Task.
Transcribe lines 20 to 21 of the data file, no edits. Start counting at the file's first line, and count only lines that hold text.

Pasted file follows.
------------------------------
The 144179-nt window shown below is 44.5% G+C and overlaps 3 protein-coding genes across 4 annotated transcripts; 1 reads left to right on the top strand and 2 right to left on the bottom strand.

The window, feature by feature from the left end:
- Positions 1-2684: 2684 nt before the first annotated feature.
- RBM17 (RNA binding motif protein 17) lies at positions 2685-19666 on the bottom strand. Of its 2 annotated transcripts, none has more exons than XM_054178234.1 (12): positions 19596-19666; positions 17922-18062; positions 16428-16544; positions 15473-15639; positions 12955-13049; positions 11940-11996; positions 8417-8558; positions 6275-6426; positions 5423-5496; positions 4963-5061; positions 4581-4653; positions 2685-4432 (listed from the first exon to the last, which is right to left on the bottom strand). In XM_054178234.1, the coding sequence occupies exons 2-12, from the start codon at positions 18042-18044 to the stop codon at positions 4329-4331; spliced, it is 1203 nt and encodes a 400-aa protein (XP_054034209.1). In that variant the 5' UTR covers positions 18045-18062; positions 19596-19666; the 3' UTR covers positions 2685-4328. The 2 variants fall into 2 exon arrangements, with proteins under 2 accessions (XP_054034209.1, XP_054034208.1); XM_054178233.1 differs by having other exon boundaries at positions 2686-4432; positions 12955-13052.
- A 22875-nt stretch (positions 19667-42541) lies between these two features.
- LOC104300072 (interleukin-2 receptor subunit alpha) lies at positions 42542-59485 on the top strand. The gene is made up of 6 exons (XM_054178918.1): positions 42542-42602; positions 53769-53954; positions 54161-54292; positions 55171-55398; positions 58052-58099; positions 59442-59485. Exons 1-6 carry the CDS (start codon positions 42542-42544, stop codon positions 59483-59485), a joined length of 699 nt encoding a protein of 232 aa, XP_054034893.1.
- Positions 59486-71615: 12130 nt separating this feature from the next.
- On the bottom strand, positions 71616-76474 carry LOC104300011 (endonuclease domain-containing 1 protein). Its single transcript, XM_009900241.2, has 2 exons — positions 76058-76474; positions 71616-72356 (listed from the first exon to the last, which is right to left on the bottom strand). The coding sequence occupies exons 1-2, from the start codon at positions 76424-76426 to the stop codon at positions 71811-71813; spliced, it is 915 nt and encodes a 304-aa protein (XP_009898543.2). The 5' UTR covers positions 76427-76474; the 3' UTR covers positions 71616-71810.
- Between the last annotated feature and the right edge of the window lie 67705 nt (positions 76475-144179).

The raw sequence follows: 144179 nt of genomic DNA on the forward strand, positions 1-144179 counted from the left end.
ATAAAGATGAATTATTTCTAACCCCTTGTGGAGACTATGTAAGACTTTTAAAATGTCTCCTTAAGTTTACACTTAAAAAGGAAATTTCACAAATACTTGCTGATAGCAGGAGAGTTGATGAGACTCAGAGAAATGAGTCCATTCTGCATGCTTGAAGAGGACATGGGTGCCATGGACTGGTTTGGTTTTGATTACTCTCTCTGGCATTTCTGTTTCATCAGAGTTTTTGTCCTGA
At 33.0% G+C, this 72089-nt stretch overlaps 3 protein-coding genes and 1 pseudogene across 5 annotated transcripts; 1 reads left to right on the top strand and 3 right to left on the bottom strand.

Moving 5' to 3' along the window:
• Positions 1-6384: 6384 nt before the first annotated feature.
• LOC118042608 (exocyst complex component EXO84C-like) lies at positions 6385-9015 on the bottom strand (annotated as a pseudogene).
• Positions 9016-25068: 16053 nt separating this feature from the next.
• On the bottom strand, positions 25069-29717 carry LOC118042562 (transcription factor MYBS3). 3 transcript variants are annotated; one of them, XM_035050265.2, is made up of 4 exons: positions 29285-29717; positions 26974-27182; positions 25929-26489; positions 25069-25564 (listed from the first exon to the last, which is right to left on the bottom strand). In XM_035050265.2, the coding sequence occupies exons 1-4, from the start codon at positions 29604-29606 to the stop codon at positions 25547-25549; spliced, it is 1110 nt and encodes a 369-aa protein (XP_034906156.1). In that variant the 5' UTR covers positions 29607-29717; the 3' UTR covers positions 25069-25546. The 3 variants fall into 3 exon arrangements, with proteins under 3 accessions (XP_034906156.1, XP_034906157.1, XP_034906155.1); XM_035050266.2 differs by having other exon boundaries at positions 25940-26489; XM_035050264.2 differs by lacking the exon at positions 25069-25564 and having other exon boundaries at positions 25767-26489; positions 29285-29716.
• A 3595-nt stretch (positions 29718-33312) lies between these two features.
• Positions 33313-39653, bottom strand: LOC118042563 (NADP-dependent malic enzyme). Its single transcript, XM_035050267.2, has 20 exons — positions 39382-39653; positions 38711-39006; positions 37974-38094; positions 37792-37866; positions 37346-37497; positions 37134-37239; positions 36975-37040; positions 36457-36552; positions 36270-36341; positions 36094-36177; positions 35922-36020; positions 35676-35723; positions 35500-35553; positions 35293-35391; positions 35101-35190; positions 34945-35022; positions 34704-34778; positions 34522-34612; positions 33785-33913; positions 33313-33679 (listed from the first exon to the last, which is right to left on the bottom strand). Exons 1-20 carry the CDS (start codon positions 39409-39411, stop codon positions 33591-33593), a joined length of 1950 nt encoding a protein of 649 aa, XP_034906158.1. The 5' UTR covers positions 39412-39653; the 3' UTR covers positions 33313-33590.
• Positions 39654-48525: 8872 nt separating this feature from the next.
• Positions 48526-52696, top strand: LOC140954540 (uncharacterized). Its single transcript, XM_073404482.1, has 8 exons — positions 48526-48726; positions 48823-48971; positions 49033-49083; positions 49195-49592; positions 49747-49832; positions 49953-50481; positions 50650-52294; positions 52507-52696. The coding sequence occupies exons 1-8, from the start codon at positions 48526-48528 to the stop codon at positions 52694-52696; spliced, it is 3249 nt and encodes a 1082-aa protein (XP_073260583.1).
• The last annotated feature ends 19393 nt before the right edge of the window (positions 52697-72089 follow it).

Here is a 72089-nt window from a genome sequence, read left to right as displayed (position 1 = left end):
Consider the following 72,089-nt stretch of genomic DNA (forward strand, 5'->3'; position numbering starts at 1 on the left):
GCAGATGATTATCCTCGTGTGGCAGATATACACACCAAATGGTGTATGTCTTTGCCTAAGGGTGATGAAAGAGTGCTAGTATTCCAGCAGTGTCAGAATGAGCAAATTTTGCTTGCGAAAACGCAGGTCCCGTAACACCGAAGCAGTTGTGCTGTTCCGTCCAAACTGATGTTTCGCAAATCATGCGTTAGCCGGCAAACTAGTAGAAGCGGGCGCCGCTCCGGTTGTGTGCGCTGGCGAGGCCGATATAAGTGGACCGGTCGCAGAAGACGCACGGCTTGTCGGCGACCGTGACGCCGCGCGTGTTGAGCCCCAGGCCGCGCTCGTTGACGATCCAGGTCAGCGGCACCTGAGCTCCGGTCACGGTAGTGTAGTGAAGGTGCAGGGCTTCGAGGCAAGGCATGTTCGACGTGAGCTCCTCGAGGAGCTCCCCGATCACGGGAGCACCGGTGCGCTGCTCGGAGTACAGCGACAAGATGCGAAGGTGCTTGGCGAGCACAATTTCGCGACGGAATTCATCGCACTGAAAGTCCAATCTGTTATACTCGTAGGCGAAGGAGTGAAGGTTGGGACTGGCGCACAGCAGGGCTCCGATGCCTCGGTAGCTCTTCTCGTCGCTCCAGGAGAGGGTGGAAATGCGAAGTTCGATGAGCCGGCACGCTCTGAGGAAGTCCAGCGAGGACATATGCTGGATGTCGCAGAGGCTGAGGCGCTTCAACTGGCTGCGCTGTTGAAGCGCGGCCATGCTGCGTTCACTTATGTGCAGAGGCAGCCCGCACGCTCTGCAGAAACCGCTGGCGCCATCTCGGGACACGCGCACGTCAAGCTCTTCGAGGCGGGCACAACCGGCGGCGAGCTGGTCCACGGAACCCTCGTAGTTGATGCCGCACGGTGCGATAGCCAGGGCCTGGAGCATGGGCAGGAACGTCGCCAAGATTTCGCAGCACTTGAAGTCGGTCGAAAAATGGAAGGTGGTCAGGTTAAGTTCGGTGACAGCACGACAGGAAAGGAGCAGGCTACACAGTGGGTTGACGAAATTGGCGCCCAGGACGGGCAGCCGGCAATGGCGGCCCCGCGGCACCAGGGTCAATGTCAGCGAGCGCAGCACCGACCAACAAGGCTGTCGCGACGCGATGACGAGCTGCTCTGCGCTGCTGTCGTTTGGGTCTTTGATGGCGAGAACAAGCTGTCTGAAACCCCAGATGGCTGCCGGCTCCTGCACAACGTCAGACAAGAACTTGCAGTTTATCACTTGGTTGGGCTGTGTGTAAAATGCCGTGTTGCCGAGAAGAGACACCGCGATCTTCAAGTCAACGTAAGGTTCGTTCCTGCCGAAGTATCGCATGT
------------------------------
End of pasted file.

• Positions 39654-48525: 8872 nt separating this feature from the next.
• Positions 48526-52696, top strand: LOC140954540 (uncharacterized). Its single transcript, XM_073404482.1, has 8 exons — positions 48526-48726; positions 48823-48971; positions 49033-49083; positions 49195-49592; positions 49747-49832; positions 49953-50481; positions 50650-52294; positions 52507-52696. The coding sequence occupies exons 1-8, from the start codon at positions 48526-48528 to the stop codon at positions 52694-52696; spliced, it is 3249 nt and encodes a 1082-aa protein (XP_073260583.1).